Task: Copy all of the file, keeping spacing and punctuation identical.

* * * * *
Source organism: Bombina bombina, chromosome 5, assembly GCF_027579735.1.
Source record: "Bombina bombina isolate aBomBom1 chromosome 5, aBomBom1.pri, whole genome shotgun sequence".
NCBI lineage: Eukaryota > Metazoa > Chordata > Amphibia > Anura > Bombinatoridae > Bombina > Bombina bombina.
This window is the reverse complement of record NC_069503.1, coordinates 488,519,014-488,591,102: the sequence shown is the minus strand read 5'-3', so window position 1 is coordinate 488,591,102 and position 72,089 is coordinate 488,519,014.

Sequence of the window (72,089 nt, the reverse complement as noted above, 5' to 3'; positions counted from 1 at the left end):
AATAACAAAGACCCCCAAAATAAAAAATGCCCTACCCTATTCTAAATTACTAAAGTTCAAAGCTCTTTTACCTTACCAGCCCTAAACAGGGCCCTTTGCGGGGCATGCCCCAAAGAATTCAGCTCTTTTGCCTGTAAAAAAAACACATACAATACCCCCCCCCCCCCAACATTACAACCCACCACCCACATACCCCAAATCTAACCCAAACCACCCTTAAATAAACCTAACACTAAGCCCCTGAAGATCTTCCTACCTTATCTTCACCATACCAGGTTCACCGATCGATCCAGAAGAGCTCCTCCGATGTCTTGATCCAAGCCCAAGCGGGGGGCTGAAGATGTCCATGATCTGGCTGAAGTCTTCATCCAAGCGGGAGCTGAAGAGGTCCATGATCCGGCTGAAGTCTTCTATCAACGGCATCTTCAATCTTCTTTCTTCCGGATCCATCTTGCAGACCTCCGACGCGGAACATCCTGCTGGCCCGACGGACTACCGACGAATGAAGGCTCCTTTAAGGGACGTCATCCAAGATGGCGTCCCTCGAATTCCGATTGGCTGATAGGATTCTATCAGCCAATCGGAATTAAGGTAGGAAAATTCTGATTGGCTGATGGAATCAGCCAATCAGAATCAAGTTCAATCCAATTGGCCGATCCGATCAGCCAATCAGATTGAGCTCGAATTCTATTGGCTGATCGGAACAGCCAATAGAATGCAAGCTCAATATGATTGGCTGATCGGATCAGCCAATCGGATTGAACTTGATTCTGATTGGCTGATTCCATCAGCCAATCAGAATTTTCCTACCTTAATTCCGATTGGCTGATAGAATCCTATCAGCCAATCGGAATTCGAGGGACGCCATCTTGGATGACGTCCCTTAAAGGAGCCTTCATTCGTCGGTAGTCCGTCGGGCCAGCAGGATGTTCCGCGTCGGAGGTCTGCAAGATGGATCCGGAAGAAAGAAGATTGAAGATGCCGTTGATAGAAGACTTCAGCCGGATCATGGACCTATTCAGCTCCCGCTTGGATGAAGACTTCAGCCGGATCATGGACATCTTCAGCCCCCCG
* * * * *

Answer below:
Source organism: Bombina bombina, chromosome 5, assembly GCF_027579735.1.
Source record: "Bombina bombina isolate aBomBom1 chromosome 5, aBomBom1.pri, whole genome shotgun sequence".
NCBI lineage: Eukaryota > Metazoa > Chordata > Amphibia > Anura > Bombinatoridae > Bombina > Bombina bombina.
This window is the reverse complement of record NC_069503.1, coordinates 488,519,014-488,591,102: the sequence shown is the minus strand read 5'-3', so window position 1 is coordinate 488,591,102 and position 72,089 is coordinate 488,519,014.

Sequence of the window (72,089 nt, the reverse complement as noted above, 5' to 3'; positions counted from 1 at the left end):
AATAACAAAGACCCCCAAAATAAAAAATGCCCTACCCTATTCTAAATTACTAAAGTTCAAAGCTCTTTTACCTTACCAGCCCTAAACAGGGCCCTTTGCGGGGCATGCCCCAAAGAATTCAGCTCTTTTGCCTGTAAAAAAAACACATACAATACCCCCCCCCCCCCAACATTACAACCCACCACCCACATACCCCAAATCTAACCCAAACCACCCTTAAATAAACCTAACACTAAGCCCCTGAAGATCTTCCTACCTTATCTTCACCATACCAGGTTCACCGATCGATCCAGAAGAGCTCCTCCGATGTCTTGATCCAAGCCCAAGCGGGGGGCTGAAGATGTCCATGATCTGGCTGAAGTCTTCATCCAAGCGGGAGCTGAAGAGGTCCATGATCCGGCTGAAGTCTTCTATCAACGGCATCTTCAATCTTCTTTCTTCCGGATCCATCTTGCAGACCTCCGACGCGGAACATCCTGCTGGCCCGACGGACTACCGACGAATGAAGGCTCCTTTAAGGGACGTCATCCAAGATGGCGTCCCTCGAATTCCGATTGGCTGATAGGATTCTATCAGCCAATCGGAATTAAGGTAGGAAAATTCTGATTGGCTGATGGAATCAGCCAATCAGAATCAAGTTCAATCCAATTGGCCGATCCGATCAGCCAATCAGATTGAGCTCGAATTCTATTGGCTGATCGGAACAGCCAATAGAATGCAAGCTCAATATGATTGGCTGATCGGATCAGCCAATCGGATTGAACTTGATTCTGATTGGCTGATTCCATCAGCCAATCAGAATTTTCCTACCTTAATTCCGATTGGCTGATAGAATCCTATCAGCCAATCGGAATTCGAGGGACGCCATCTTGGATGACGTCCCTTAAAGGAGCCTTCATTCGTCGGTAGTCCGTCGGGCCAGCAGGATGTTCCGCGTCGGAGGTCTGCAAGATGGATCCGGAAGAAAGAAGATTGAAGATGCCGTTGATAGAAGACTTCAGCCGGATCATGGACCTATTCAGCTCCCGCTTGGATGAAGACTTCAGCCGGATCATGGACATCTTCAGCCCCCCG